The California Republican Party considered anointing one candidate for the September recall election against Gov. Gavin Newsom.
They instead chose party unity.
At the urging of a pair of Republican National Committee members to bypass endorsement of any one of the 24 Republicans who qualified for the ballot, the state GOP on Saturday touted “the strength of our field of candidates” against Newsom, the liberal leader of one of the country’s bluest states who suddenly finds himself facing the real possibility of losing his job.
“We are squarely focused on putting California back on track by recalling the worst governor in California history,” Chairwoman Jessica Millan Patterson said in a statement, describing Newsom as an “arrogant” and “incompetent” politician who has “failed Californians in every way.”
Once viewed as a rising Democratic star, potentially a future presidential candidate, Newsom is in jeopardy of becoming just the third sitting governor in U.S. history to be recalled by voters. A year-long petition campaign garnered more than enough verified signatures, about 1.6 million in all, to trigger the Sept. 14 recall election. Ballots will soon be in the mail for all California voters.
Keep Gov. Gavin Newsom, or kick him out of office? What to know about California recall election.
A Republican upset would be a stunning rebuke – a Democrat has led the Golden State for all but eight years since 1999 – and Newsom has already warned his ouster would have national implications in politics and policy-making.
Only four Republican candidates – Larry Elder, Kevin Faulconer, Kevin Kiley and Doug Ose – qualified for the party’s endorsement, officials announced Saturday before about 90% of delegates voted against picking a favorite during a virtual party meeting.
RNC members Harmeet Dhillon and Shawn Steel, two of the state party’s most influential figures, pushed delegates to avoid rallying behind a single candidate, worrying that such action could divide Republicans and depress voter turnout.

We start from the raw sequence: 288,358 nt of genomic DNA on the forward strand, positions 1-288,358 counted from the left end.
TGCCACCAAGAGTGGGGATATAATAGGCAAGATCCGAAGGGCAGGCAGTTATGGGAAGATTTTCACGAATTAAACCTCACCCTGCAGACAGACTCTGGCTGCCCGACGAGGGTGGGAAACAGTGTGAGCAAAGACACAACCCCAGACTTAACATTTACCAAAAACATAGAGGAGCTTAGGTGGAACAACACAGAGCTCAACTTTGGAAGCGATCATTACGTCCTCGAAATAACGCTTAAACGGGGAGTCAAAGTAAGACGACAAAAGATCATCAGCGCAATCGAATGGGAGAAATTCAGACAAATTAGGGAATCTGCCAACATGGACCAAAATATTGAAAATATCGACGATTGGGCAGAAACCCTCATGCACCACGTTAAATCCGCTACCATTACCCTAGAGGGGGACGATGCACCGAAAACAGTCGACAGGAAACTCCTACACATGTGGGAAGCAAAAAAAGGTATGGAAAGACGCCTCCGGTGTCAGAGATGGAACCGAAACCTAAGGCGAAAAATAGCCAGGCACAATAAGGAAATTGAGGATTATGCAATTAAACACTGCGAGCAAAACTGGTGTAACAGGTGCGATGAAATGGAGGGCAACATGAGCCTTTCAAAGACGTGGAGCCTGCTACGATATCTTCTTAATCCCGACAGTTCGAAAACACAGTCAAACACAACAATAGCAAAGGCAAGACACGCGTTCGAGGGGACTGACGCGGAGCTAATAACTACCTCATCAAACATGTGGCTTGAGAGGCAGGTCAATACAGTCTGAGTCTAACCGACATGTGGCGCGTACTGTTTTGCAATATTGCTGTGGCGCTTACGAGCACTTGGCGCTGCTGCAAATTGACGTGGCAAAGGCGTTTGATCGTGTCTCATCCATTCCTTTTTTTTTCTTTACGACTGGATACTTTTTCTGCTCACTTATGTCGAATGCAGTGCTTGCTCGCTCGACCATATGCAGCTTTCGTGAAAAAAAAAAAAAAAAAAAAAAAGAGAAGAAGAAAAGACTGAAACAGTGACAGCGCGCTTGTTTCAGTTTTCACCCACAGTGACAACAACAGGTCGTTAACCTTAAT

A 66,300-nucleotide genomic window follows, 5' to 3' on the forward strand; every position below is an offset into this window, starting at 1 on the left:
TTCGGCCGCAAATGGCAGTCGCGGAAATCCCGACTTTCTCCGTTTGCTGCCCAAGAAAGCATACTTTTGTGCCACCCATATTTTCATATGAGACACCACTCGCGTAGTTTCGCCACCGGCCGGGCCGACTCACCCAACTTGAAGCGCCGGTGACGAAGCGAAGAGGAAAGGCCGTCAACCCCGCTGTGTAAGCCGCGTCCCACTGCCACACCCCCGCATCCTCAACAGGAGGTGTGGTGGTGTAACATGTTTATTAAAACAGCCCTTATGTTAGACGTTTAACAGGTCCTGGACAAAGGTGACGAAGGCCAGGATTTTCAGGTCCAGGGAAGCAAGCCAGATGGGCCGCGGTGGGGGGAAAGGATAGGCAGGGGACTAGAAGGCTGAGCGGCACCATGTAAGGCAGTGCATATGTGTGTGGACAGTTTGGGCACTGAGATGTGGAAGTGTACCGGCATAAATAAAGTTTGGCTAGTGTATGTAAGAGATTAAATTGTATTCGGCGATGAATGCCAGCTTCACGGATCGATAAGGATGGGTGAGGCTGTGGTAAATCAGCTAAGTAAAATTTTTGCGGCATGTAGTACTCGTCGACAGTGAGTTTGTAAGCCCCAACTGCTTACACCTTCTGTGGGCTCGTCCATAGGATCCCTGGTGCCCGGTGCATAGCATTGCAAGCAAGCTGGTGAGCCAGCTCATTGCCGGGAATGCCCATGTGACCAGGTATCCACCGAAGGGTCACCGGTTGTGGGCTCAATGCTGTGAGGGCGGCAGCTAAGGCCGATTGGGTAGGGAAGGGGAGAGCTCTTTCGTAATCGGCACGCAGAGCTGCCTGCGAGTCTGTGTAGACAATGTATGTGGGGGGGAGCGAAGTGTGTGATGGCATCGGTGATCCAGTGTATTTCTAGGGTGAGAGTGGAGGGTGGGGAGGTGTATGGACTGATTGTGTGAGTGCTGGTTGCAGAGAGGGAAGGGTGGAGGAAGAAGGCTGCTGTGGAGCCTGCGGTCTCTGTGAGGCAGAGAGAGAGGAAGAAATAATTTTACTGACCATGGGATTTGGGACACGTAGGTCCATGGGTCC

“The polls are showing that the recall is in a statistical tie, and we cannot afford to discourage voters who are passionate about a particular candidate, yet may not vote because their favored candidate didn’t receive the endorsement,” they wrote in an email obtained by The Associated Press.
Though she wasn’t eligible for endorsement, Caitlyn Jenner, the former Olympian and reality star, also called for unity.
“We are all on the same team – we want corrupt #newsom out of office,” she tweeted Saturday.
Elder has emerged as the frontrunner, both in recent polling and fundraising.
The conservative talk radio host, a staunch supporter of former President Donald Trump who uses a #WeveGotAStateToSave hashtag on Twitter, was the top choice among Republican contenders in a late July poll from the UC Berkeley Institute of Governmental Studies. Elder was backed by 18% of likely voters, followed by Faulconer, the former mayor of San Diego, and John Cox, the party’s 2018 gubernatorial candidate who was easily defeated by Newsom, at 10%.
While Newsom and the anti-recall campaign backing him maintain a significant cash-on-hand advantage, Elder raised $4.5 million in the last 19 days of July alone, according to government records released Friday, far surpassing all other Republicans.
Newsom has seemingly taken notice.
On Friday while visiting San Bernardino County, Newsom told reporters Elder “believes the minimum wage should be zero … believes women do not have the right to choose and wants to overturn Roe v. Wade … believes we need more offshore oil drilling and fracking” in the state.
The state’s unique election process could only complicate Newsom’s chances. The ballot will ask voters two questions: Do they want to recall Newsom, yes or no? And if more than 50% of voters agree, then, who should replace him?
The election rules say whoever gets the most votes wins – even without a majority, making it entirely possible someone could win the recall with a fraction of what a candidate would need in a typical statewide election.
Contributing: Christal Hayes, USA TODAY; The Associated Press